Friday, December 19, 2008

SEASONED WITH REASON - Stunning Ignorance

Last night, I got together with a group of women I see about once a month when we gather to make cards and learn new paper crafting techniques. While they are all Christian, I get along really well with most of these women. A few of them are very vocal about their religious beliefs, while I tend to keep mine to myself.

While we ate supper together at a restaurant last night, that became a little more difficult.

I don't recall how the subject came up, but one of the women--I'll call her Mary--said something about "all the fruits and nuts" in California. Mary is the one who once emailed me religious nonsense criticizing Barack Obama for not wanting to run the country by biblical scripture. I wrote a calm, composed response reminding her that there's supposed to be separation of church and state in our nation, that using any religious literature as a basis for government would compromise religious freedom for everybody.

She didn't respond.

So the disparaging, veiled comment about California's gay population didn't surprise me, nor did Mary's comment about California being poised to fall into the Pacific Ocean, destroyed Sodom-and-Gomorrah-style by god. But then, in what I think was an effort to change the subject, another woman said something about political corruption in Chicago, referring (I assume) to the recent scandal involving Obama's Senate seat.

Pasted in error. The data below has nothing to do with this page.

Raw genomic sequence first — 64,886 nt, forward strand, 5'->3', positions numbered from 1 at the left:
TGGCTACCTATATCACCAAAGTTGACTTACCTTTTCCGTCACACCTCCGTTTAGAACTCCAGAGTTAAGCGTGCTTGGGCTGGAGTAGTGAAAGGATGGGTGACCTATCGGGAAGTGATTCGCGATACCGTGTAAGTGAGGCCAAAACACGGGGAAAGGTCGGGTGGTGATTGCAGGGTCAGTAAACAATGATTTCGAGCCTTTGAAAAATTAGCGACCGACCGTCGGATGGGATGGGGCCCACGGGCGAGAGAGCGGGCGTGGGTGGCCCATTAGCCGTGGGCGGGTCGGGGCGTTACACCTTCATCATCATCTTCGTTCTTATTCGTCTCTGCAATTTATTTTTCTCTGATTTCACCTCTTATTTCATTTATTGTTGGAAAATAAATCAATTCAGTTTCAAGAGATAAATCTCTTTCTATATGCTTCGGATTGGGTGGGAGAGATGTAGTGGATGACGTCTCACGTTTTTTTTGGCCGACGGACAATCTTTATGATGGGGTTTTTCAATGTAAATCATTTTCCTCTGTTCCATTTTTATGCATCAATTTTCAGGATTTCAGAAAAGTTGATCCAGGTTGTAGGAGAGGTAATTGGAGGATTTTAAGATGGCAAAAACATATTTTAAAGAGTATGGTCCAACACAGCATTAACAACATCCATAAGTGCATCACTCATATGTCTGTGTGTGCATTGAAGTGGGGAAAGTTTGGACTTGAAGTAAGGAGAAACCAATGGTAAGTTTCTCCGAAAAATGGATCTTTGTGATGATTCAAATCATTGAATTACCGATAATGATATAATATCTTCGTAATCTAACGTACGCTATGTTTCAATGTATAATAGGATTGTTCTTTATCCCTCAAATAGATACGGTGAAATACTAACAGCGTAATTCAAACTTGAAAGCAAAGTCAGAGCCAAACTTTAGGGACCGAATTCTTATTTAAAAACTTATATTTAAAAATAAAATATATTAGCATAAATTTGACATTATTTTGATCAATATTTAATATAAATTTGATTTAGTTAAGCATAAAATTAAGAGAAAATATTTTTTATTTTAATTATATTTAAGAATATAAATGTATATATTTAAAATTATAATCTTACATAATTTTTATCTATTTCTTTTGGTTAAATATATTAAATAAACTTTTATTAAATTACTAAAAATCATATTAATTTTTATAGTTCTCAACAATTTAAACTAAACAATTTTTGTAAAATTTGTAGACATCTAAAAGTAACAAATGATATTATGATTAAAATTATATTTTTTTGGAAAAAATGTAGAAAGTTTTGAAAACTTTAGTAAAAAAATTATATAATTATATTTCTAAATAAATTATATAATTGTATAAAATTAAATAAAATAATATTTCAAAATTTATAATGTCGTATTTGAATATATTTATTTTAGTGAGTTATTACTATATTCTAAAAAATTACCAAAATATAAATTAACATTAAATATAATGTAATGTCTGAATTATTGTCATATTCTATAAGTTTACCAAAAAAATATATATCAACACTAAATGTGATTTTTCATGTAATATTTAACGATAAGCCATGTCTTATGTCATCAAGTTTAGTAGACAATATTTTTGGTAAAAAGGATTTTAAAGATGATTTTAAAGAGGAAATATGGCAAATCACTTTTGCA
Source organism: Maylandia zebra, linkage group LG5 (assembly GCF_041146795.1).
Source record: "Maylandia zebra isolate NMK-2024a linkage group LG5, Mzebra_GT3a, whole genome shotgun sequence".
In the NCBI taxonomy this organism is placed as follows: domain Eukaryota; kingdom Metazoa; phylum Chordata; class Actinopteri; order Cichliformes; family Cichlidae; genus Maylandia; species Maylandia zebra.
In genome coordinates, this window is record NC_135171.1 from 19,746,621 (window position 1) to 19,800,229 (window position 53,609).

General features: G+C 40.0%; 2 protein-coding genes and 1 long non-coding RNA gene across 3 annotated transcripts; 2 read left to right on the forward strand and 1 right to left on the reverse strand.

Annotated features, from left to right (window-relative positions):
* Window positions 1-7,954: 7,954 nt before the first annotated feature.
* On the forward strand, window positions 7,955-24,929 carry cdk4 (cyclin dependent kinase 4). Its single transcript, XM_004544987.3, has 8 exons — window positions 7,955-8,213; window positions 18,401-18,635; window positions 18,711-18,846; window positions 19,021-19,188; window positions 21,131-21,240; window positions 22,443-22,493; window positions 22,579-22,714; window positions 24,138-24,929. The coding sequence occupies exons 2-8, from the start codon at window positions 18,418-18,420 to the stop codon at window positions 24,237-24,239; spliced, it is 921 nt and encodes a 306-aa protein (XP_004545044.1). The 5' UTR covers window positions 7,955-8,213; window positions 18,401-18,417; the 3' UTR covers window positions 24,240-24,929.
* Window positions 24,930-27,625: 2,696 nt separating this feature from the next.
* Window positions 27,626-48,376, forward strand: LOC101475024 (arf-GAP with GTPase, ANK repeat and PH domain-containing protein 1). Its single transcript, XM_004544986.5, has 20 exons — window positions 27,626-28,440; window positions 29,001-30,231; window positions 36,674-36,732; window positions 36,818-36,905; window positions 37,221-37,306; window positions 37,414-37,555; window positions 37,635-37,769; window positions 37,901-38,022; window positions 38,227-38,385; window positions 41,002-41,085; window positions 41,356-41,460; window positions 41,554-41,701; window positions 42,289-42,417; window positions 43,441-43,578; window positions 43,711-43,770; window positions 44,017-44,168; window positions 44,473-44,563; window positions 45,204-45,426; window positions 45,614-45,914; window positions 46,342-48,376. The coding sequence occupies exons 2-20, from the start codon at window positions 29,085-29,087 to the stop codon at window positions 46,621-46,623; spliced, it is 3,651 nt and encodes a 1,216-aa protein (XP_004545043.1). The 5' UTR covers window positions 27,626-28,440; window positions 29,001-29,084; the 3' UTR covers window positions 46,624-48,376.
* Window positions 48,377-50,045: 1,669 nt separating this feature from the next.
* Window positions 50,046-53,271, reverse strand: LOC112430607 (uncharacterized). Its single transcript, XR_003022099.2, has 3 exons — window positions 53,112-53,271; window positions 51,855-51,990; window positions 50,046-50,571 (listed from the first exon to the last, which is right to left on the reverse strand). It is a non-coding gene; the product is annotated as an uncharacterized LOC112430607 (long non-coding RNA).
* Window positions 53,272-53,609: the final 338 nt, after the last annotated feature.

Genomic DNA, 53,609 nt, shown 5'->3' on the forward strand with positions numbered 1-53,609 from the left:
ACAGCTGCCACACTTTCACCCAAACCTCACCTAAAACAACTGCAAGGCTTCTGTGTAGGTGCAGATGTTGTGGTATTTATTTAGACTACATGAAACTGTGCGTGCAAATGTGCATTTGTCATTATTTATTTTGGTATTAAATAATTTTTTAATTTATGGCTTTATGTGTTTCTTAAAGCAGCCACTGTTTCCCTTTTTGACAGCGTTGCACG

And Mary said, "Yeah, look what happened to New Orleans."

I was flabbergasted. Of course, I know that there are people who actually think that way. They see natural catastrophes like Hurricane Katrina as god's judgment for sin, and even when I was a Christian, I considered that idea utterly preposterous and appalling. I remember people of faith proclaiming that AIDS was god's judment on homosexuality and shaking my head in disgust.

Rarely do I have to sit next to such stunning ignorance, though. Most of the people I know, even the Christians, don't think that way, and if they do, they keep it to themselves. I sat next to this woman feeling a small war within myself. Should I speak up? Should I point out the obscenity of her assertion that all of the innocent people who died in that disaster deserved it because of some imagined "sinfulness" of New Orleans as a whole? Or should I let it go, not afford her the dignity of any response?

That is what I did. I said nothing. I let it pass, but I don't know if that was the right thing to do. I believe, especially after reading The God Delusion by Richard Dawkins and seeing the movie Religulous by Bill Maher, that atheists need to be more vocal and outspoken, to challenge religious dogma in all its unapologetic ignorance.

I didn't do that last night. I'm not sure why.

14 comments:

writerdd said...